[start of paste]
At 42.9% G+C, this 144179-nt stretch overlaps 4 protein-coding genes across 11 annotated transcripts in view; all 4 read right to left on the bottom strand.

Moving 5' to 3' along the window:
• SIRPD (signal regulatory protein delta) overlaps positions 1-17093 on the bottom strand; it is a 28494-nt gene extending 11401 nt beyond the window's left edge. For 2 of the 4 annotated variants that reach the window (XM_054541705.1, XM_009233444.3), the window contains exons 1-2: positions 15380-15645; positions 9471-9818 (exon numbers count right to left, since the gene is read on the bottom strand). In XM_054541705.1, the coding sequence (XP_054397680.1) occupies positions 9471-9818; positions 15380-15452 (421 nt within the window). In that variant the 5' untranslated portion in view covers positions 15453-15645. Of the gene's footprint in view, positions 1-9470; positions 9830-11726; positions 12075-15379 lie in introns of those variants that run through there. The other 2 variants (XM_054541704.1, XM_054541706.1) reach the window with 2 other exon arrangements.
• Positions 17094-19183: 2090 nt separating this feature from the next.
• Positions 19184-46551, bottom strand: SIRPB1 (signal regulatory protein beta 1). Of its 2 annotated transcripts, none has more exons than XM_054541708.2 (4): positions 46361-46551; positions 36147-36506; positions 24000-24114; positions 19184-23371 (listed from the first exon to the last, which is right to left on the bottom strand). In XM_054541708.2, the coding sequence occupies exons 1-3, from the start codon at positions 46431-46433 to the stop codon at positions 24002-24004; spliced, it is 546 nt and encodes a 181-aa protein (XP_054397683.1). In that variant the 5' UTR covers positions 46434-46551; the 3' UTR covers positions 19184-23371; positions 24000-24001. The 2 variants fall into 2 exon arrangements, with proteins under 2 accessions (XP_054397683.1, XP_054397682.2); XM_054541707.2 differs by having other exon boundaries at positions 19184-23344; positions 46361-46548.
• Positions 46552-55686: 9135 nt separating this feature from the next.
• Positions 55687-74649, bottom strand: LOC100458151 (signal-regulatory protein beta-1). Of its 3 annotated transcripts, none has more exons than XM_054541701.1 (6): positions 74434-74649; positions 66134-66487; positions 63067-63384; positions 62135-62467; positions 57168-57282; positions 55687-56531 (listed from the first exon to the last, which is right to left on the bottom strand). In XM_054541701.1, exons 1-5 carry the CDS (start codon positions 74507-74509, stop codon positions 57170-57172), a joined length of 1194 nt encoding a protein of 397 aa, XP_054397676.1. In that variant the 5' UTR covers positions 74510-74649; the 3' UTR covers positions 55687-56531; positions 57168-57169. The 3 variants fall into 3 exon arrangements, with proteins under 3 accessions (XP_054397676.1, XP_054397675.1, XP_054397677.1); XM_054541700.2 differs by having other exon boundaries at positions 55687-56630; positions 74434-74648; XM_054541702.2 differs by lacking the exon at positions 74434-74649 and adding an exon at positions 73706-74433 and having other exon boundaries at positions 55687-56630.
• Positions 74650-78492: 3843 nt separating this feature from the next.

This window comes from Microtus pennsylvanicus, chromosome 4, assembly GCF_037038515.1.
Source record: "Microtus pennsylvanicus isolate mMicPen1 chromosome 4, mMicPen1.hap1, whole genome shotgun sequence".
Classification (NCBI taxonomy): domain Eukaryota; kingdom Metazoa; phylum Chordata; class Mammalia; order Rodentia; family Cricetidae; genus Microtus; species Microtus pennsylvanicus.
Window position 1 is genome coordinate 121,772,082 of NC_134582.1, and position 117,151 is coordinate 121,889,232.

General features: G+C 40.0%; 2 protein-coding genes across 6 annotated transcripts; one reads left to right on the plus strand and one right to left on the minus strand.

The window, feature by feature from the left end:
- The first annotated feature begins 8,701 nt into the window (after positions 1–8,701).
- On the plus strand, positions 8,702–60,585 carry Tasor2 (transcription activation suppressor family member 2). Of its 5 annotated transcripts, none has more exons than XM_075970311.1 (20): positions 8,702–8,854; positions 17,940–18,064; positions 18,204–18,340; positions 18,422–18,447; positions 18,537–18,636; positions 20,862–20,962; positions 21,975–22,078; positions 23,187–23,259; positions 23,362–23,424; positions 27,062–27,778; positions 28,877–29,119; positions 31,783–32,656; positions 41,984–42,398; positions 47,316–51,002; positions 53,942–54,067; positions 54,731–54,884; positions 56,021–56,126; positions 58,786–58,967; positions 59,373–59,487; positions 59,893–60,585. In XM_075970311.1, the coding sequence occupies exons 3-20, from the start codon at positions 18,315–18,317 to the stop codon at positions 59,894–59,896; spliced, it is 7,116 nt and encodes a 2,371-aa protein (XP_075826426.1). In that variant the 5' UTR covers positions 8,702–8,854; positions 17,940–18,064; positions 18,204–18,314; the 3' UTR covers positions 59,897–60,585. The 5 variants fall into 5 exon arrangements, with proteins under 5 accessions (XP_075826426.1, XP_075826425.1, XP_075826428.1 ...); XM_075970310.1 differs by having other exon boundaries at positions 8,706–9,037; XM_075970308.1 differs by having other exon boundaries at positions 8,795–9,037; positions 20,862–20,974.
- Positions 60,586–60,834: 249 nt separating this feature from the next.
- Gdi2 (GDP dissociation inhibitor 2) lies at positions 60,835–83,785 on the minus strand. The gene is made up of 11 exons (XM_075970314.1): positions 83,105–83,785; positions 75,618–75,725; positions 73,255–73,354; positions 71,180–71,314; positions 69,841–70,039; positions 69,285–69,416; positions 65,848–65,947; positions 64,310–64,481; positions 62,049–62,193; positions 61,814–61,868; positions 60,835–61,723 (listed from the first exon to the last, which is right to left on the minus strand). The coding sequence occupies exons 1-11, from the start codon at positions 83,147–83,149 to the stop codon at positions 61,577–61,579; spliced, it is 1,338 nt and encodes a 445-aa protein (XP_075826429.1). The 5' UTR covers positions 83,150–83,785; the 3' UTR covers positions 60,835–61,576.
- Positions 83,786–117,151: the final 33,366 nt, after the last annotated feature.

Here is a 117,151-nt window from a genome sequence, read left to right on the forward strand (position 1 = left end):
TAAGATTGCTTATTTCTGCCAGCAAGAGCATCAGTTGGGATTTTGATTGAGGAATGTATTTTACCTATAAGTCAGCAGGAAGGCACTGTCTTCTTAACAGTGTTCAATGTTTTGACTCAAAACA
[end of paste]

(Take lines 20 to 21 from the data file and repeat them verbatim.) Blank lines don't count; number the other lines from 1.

Here is a 117,151-nt window from a genome sequence, read left to right on the forward strand (position 1 = left end):
TAAGATTGCTTATTTCTGCCAGCAAGAGCATCAGTTGGGATTTTGATTGAGGAATGTATTTTACCTATAAGTCAGCAGGAAGGCACTGTCTTCTTAACAGTGTTCAATGTTTTGACTCAAAACA